I still remember what life was like for me as a kid.
I had no concept of time when I was out in the school yard playing with my classmates. If it wasn’t for the school bell we would have continued playing indefinitely. Even then, I probably wouldn’t have noticed the sun going down until it was too dark to see anything.
Time only became a factor when I was in science class – bored out of my tree! That class seemed to take forever. And for some reason I often got into trouble. I was merely trying to liven things up by playing practical jokes on my best friend who sat in the next desk over.
Not until art class did I finally find some relief. I enjoyed drawing pictures, and it showed. You could say I got pretty good at it – better than the average kid . It was the same feeling I got when I was out playing ball with my buddies. No sense of time. Just this wonderful experience of being lost in the moment.
I didn’t obsess about yesterday’s failures and disappointments. Nor did I worry about tomorrow. All that mattered was right now – this present moment.
No one had to teach me how to do it. It just came naturally. I knew who I was, and what mattered to me in the moment. I was at peace with myself and the world around me, fully engaged in the moment. It was effortless.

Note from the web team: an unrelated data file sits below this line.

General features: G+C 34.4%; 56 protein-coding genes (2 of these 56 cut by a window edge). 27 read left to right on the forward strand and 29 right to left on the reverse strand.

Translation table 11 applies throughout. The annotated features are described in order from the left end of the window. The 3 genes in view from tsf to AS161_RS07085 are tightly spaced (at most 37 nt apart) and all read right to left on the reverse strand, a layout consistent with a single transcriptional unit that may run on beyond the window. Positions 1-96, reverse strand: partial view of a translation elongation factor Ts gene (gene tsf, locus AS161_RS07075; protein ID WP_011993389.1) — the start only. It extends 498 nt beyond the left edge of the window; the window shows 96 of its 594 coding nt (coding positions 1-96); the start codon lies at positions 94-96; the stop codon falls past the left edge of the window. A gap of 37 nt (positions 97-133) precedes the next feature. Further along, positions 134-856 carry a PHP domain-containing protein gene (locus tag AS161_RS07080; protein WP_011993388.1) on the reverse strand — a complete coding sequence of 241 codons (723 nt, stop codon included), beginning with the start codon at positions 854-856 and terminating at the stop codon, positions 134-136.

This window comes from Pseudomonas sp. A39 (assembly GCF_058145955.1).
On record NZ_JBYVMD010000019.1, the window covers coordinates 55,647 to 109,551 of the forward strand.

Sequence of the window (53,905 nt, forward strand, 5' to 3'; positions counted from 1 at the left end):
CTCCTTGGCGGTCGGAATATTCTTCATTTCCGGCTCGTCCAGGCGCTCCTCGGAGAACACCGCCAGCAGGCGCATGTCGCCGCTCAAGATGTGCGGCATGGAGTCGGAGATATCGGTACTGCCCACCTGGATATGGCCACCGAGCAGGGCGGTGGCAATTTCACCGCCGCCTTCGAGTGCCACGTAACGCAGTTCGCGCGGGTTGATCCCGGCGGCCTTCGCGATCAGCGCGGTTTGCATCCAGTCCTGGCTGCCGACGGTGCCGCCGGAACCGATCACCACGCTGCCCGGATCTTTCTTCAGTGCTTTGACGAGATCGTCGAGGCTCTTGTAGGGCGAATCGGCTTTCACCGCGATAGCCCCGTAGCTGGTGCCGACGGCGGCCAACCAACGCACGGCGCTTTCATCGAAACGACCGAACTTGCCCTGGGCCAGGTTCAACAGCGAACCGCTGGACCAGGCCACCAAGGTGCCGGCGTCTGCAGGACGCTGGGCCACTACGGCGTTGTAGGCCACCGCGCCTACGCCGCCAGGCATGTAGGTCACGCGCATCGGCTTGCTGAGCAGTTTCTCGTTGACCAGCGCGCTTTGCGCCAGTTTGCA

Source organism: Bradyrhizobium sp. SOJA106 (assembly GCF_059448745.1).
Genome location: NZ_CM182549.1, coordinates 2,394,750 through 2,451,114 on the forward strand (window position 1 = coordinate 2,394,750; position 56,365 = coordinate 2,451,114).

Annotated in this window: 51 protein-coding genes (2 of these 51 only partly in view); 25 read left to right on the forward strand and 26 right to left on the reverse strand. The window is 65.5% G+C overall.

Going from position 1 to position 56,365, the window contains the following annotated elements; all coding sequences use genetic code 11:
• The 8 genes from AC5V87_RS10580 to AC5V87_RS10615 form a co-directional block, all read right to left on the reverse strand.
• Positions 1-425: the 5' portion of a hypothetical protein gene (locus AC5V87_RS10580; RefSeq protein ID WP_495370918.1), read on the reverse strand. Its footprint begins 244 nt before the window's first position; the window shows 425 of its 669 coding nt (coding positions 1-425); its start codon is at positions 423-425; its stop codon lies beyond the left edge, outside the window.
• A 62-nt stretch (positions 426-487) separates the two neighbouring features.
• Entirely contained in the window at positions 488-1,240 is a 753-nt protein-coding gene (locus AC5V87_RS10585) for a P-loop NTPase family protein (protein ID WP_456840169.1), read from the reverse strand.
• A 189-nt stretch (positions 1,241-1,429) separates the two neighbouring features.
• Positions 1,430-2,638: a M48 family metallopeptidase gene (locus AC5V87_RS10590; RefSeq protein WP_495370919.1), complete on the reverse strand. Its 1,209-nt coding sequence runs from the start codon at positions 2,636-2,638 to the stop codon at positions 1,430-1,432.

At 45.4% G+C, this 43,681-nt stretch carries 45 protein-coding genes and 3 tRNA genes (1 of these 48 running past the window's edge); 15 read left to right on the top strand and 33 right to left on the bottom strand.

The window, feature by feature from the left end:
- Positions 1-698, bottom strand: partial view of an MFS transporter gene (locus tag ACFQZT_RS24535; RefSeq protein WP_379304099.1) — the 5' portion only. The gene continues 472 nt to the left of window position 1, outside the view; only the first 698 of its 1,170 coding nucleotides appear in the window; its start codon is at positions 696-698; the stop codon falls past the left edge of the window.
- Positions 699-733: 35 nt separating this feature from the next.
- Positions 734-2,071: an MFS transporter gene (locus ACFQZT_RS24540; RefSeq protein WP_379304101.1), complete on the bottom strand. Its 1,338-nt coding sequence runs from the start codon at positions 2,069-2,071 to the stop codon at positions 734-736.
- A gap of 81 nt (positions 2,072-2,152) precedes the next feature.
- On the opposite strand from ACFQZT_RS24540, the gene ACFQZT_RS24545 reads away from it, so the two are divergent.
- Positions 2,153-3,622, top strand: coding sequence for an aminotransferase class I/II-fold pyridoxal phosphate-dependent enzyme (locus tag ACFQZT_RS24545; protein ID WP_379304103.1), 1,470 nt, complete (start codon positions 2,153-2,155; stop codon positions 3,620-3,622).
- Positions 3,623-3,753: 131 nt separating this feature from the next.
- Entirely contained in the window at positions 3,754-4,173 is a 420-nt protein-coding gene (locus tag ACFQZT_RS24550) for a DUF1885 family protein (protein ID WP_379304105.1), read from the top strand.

Somewhere along the line I lost that ability to remain in the moment. Yesterday’s failures and tomorrow fears took its toll, and I found myself slipping away into addiction.
Addiction soon became my substitute for the real thing. It felt like this present moment while I was engaged in acting out. But the regrets and the fears would return, and I needed to act out again.
Today, in recovery, I try to live one day at a time. It’s in this present moment – today – that I find peace and serenity. And it is where I find God.
“Make the most of today, for today is all we have.”